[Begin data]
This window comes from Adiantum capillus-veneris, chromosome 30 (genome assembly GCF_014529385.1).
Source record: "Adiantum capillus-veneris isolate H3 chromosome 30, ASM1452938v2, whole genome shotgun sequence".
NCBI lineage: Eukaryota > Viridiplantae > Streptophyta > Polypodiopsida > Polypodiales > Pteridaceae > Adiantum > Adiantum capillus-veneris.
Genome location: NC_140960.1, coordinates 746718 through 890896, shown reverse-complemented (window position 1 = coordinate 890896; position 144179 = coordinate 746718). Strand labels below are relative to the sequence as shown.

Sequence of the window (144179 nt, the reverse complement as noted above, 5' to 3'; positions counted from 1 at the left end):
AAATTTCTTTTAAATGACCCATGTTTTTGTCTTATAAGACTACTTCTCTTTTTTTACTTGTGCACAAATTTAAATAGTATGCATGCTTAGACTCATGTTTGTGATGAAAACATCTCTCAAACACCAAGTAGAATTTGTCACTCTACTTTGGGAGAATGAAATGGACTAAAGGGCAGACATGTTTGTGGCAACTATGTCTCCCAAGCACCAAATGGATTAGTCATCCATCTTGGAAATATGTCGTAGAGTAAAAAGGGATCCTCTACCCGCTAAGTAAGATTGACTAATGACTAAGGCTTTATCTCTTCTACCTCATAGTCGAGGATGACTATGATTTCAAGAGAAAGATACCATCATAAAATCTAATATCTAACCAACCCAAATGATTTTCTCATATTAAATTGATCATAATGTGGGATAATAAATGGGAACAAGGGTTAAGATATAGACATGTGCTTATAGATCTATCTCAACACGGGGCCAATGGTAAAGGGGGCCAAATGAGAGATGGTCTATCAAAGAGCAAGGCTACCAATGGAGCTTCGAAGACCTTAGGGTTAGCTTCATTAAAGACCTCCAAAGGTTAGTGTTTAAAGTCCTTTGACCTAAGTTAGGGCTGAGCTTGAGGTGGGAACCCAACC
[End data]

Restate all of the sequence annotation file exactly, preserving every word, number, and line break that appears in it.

This window comes from Adiantum capillus-veneris, chromosome 30 (genome assembly GCF_014529385.1).
Source record: "Adiantum capillus-veneris isolate H3 chromosome 30, ASM1452938v2, whole genome shotgun sequence".
NCBI lineage: Eukaryota > Viridiplantae > Streptophyta > Polypodiopsida > Polypodiales > Pteridaceae > Adiantum > Adiantum capillus-veneris.
Genome location: NC_140960.1, coordinates 746718 through 890896, shown reverse-complemented (window position 1 = coordinate 890896; position 144179 = coordinate 746718). Strand labels below are relative to the sequence as shown.

Sequence of the window (144179 nt, the reverse complement as noted above, 5' to 3'; positions counted from 1 at the left end):
AAATTTCTTTTAAATGACCCATGTTTTTGTCTTATAAGACTACTTCTCTTTTTTTACTTGTGCACAAATTTAAATAGTATGCATGCTTAGACTCATGTTTGTGATGAAAACATCTCTCAAACACCAAGTAGAATTTGTCACTCTACTTTGGGAGAATGAAATGGACTAAAGGGCAGACATGTTTGTGGCAACTATGTCTCCCAAGCACCAAATGGATTAGTCATCCATCTTGGAAATATGTCGTAGAGTAAAAAGGGATCCTCTACCCGCTAAGTAAGATTGACTAATGACTAAGGCTTTATCTCTTCTACCTCATAGTCGAGGATGACTATGATTTCAAGAGAAAGATACCATCATAAAATCTAATATCTAACCAACCCAAATGATTTTCTCATATTAAATTGATCATAATGTGGGATAATAAATGGGAACAAGGGTTAAGATATAGACATGTGCTTATAGATCTATCTCAACACGGGGCCAATGGTAAAGGGGGCCAAATGAGAGATGGTCTATCAAAGAGCAAGGCTACCAATGGAGCTTCGAAGACCTTAGGGTTAGCTTCATTAAAGACCTCCAAAGGTTAGTGTTTAAAGTCCTTTGACCTAAGTTAGGGCTGAGCTTGAGGTGGGAACCCAACC